Flash Fiction: The Rodeo Rider’s Wife

© Orla Donoghue

The wine at the fundraiser was free that night. Glasses never ran empty. I was two thirds of the way through dessert before I managed to slip away unnoticed. A car parked near mine rocked back and forth with the energetic activities of its inhabitants. From my driver’s seat, I could see he had his jacket on, with his shirt undone. If they had been lying down I wouldn’t have recognised him but there he was, acting like a rodeo rider, his chest puffed out. Always a show-off. I could have pretended I didn’t see them but I knew his wife. I drove away before he saw me.

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Short Story: Gamine

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© Vivienne Kearns

It’s early September and the plane touches down in Colombian heat. Humidity is high as Xavier walks down the small flight of steps, trying to cope with the midday sun as it blazes hard in the sky. The ground shimmers beneath.

His agent has telephoned ahead to let the media know that he is coming. Xavier thinks of his wife and daughter back home, wondering if he has done the right thing, spending this time away from them. He continues to sweat in the blissful AC coolness of the airport terminal building. His friend Miguel smiles. Miguel has travelled back with him, as support for this one last visit to Colombia before he retires. They peer into the brilliant light of the afternoon before heading out.

Two reporters show, one young, the other an old hack, his suit crumpled in the heat. Xavier attempts to walk past them. He does not want this scrutiny, but the young reporter coughs for attention.

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Short Story: Hidden

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© Vivienne Kearns

I wander through the grounds, a rag doll swinging in my hand.  Her hair trails on the soft rolling slopes of the green lawn below.  There is nothing to do here in summer. My private tutor Magali has left, deserting me to my mother and grandmother. The low fog of daylight obscures the castle behind.

The giant round stone structure blocks my view of the sea.  I hear horses pulling their cargo on the highway, farmers travelling to trade their produce in the village, and families passing by with echoes of laughter on their way to the fair.  Continue reading

Short Story: Escape

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© Vivienne Kearns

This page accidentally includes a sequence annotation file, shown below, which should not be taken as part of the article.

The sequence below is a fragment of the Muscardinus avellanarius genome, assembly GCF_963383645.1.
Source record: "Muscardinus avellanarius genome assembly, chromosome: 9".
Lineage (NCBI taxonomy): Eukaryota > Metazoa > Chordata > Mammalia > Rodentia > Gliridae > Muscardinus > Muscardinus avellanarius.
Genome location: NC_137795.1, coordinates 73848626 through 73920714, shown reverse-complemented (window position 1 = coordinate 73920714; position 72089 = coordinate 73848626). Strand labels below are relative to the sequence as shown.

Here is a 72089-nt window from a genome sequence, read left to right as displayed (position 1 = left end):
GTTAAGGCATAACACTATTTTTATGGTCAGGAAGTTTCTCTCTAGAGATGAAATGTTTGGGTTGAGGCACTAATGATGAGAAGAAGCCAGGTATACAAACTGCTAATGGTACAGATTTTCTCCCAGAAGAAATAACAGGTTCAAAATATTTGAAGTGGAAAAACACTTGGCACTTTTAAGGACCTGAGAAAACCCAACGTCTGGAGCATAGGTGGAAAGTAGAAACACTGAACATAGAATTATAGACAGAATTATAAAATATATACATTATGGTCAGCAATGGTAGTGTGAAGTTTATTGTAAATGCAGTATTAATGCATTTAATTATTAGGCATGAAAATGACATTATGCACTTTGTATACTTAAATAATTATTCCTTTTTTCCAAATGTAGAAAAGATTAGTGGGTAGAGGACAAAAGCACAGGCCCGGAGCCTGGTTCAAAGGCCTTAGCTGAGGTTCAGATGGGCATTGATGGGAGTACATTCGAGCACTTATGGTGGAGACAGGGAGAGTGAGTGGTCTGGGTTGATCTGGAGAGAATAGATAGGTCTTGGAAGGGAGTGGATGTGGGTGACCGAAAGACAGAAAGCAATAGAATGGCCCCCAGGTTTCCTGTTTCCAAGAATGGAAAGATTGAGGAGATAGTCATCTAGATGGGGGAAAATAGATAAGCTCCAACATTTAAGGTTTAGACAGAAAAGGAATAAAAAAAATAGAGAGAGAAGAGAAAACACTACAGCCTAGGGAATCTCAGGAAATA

I awake in his house. Ice melts and crackles on the inside pane as it slides down to a sill full of stagnant water. Fully clothed, I lift myself off the floor and walk stiffly to the bedroom window, hugging my arms for warmth. The sky holds snow.

I turn to watch my two sons sleeping on the bed at the other side of the room, not wanting to wake them, but we have to leave soon.  A sharp sound comes from outside and I see dogs nuzzling at the metal dustbins for food. I shake the boys awake. Ardan, the eldest, dresses hastily, but Liam turns slowly and I have to drag him from beneath the covers. When they are ready I open the bedroom door. The house is silent so we venture out and creep down the worn carpeted stairway and into the grey winter’s light. Continue reading

Review: How Shopping Centres Inspired a Group of Writers

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© Vivienne Kearns

One of the exciting and rewarding aspects of being in a writers’ group is the community projects in which you can become involved. Looking back at 2015 it was a great opportunity to be included in ‘Circle & Square,’ a collection of short stories and poems, which celebrated the 25th anniversary of The Square shopping centre in Tallaght, Dublin, Ireland.

The publication was edited by Eileen Casey and was published by Fiery Arrow Press. The collection includes a host of acclaimed writers such as Dermot Bolger, Paula Meehan, Mia Gallagher, Ferdia McAnna, Geraldine Mills, Martin Dyar, Mary Guckian, Louise Phillips and Kevin Power, as well as members of the Platform One writers’ group. ‘Circle & Square’ is available for sale at Easons in The Square, Tallaght.  Continue reading

Memoir: All I want for Christmas is a cup of tea with my Mother

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© Orla Donoghue

I read Elizabeth Gilbert‘s new book Big Magic a while ago. It is so positive and encouraging and the stories of writers, poets and musicians are truly inspiring. On 26 November 2015 Elizabeth Gilbert visited Dublin as part of an event by Dublin UNESCO. It was a fantastic night chaired by Roisin Ingle. One line kept coming back to me, which were words of advice from Elizabeth’s mother which was “Done is better than good.”

After that event I found an old photo of my mother from the 1960’s drinking tea. It triggered some really happy memories and I wrote a few hundred words and sent it into the Irish Times Life for consideration in the Family Fortunes feature. It is published in the Irish Times today 11 December 2015. There’s something very special about sharing a pot of tea.  Continue reading

Review: The Lost and Found Poetry Workshop with Poet Eileen Casey

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© Orla Donoghue

At a great writing course many years ago given by the Director, Novelist and Screenwriter Ferdia Mac Anna he mentioned how many writers end up doing the “procrastination shuffle.” I am particularly guilty of this and there are times when I will do anything rather than sit down, open my laptop and start writing. It’s just so much easier to turn on the TV or spend time on Twitter than open a blank Word document.
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